AHA Convention chess

AHA Convention chess

We set up a chess board out of sugar packets and other condiments. Delightful. After that I worked more with the SSA people (they are the best) and went to talks by J.T. Eberhard, Jason Frye, Bill Baird, and many others. I got to meet so many people from the Secular Coalition of America, the Center for Inquiry, the Harvard Humanist Chaplaincy, Ethical Societies and Cultures, and this list could go on forever. I shook hands with Steven Pinker and saw many other heroes including Bart Ehrman while spending a delightful times with new friends from the SSA and beyond. Once again we had quite a night of hanging out and partying and it was more than dandy.

Sunday we finished up table work and went out all throughout Cambridge once more, spending a lot of time around MIT and on Harvard’s campus. My friends Andy and Felice got tattoos showing their atheism and it was an all around fantastic day. The night ended with a great fiery speech from James Croft of the Harvard Humanist Chaplaincy about how to move Humanism forward. Remarkable man (who we may be doing an interview soon!) and friend.

American Humanist Association Convention 2011 dinner

American Humanist Association Convention 2011 dinner

There is so much I could say about the conference, it was absolutely fantastic. You will be seeing all our new affiliates very shortly on the sidebar and maybe even posts to come. We might add some new contributors to the blog and you WILL be seeing pictures added to this post. Peace and Love.

A Warm Welcome Home

American Humanist Association

American Humanist Association

I was able to get out of the cauldron of ignorance kindly referred to as the South for a weekend to attend the 70th Anniversary American Humanist Association Conference in Cambridge, Massachusetts. I had an absolutely phenomenal time, made great friends, and met many of my heroes. Unfortunately, as they say, all good things must come to an end.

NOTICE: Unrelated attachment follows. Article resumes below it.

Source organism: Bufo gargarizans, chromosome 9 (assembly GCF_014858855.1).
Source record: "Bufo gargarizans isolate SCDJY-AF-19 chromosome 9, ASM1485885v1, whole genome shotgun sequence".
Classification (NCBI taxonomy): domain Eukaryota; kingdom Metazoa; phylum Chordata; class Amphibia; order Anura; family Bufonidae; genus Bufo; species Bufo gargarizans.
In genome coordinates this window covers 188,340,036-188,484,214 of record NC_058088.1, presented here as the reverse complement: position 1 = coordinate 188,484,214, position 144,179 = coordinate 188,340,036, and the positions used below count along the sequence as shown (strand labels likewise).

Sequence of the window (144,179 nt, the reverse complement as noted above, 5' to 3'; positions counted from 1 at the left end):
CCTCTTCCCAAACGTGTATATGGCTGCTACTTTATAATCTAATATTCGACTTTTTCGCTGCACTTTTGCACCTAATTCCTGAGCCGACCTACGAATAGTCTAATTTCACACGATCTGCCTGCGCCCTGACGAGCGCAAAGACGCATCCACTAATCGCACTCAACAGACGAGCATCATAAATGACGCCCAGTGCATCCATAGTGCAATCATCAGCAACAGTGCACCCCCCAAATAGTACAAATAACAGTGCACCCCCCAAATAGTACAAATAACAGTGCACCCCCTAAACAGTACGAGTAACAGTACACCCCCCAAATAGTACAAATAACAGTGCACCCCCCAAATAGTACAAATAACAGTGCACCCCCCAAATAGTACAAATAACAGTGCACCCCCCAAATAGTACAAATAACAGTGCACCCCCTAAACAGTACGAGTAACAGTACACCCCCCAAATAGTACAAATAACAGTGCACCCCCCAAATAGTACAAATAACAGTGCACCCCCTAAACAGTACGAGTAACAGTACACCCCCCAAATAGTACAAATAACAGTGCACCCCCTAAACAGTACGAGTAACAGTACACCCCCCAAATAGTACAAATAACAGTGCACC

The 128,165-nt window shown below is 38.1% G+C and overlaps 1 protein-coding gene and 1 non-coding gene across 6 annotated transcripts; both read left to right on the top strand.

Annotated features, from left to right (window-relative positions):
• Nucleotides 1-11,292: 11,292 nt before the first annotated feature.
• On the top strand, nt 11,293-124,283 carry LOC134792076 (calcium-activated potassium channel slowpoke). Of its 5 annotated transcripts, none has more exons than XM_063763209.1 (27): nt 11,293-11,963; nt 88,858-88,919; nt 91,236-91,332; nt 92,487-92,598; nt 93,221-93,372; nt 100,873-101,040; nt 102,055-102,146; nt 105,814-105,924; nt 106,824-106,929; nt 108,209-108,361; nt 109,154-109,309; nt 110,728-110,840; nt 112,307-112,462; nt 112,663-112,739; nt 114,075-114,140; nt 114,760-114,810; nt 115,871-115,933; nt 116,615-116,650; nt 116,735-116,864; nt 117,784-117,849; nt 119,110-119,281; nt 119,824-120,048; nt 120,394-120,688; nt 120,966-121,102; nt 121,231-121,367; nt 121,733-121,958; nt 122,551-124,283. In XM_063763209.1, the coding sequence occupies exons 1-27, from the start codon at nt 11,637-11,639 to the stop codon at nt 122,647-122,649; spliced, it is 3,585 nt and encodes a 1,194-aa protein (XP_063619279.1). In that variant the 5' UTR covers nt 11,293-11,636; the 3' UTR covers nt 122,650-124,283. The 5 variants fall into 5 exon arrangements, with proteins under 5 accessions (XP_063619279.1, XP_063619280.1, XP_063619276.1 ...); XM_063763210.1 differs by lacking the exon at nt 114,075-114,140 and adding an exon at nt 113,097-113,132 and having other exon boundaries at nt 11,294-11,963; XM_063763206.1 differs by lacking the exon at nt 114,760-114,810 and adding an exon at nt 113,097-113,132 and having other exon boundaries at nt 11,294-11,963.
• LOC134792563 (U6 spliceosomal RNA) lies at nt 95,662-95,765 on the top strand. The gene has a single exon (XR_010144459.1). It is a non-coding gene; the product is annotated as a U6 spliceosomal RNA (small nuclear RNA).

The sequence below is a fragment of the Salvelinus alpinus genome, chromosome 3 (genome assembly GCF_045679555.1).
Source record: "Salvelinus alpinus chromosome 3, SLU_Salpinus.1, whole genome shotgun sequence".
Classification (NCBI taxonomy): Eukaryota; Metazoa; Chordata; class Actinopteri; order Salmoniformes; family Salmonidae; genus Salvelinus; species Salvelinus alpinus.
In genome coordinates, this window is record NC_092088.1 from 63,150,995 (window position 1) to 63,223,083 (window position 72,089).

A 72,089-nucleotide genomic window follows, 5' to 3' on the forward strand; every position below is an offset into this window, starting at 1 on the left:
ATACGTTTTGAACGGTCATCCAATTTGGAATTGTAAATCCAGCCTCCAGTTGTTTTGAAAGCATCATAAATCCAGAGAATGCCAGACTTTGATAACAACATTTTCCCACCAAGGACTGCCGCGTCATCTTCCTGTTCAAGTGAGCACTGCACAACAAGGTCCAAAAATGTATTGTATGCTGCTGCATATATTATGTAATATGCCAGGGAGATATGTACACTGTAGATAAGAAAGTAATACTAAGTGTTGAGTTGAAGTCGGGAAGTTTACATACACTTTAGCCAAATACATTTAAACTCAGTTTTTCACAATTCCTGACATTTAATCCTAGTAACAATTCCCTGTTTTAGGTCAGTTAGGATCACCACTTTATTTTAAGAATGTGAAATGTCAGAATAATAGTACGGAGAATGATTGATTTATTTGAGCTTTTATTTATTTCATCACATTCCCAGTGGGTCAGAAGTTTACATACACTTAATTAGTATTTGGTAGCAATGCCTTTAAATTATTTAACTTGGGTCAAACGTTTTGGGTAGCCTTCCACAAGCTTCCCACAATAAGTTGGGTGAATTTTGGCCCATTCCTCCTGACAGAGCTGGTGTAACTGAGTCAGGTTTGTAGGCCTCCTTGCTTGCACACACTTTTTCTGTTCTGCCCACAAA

Today was my first day back at school since I left for the conference, and I had almost forgotten how ignorant people from the South are. As I walked to my car after class, I found the strangest thing on it: someone had taken two strips of masking tape and formed a cross on the back of my car. Now, I’m used to being told that I’m going to Hell. I’m used to empty, anonymous threats of untold physical harm coming to me. I’m used to funny looks. I’m used to “loving” proselytizing. Vandalism, however, is new to me.
Granted, it’s only masking tape, and the residue would likely come off with a bit of soap and water, but it isn’t the damage to my car that I’m worried about. What I’m worried about is the principle of the matter. People speak of Southern Hospitality as if it were a ‘no exceptions’ policy– it isn’t. The moment I became a vocal atheist, I became a target for every Evangelical in the area. In the Middle East, if you represent a different worldview, you stand a high risk of being a target of a terrorist attack. It is the same in the US, only it is a different kind of terrorism. The American fundamentalists will do everything they can to make your life miserable in hopes that you will simply shut up. If that fails, they will run smear campaigns and compare you to Stalin.
I say enough. Enough cowering behind ‘religious tolerance.’ Enough saying, “Oh, they are just a small fringe group.” The moderates do nothing to stop them, and, I think, secretly agree with everything they are doing. They are guilty by association. These fundamentalists must be stopped. Their weapons are fear and guilt. My weapons are logic and reason.
I’m sick of tip-toeing around in fear of offending people. I’m sick of being told to respect other people’s “beliefs.” I hold nothing but contempt for the book on which they base their belief, so how can I possibly respect the belief itself? Sure, it is absolutely their right to believe nonsense, but I won’t stand by idly while religious nutjobs bury this country for good. When will people see that, like Christopher Hitchens says, religion poisons everything?
It’s time that all atheists stand up. Join a free-thought group. Wear the scarlet ‘A’ of the Richard Dawkins Out Campaign. Just do something.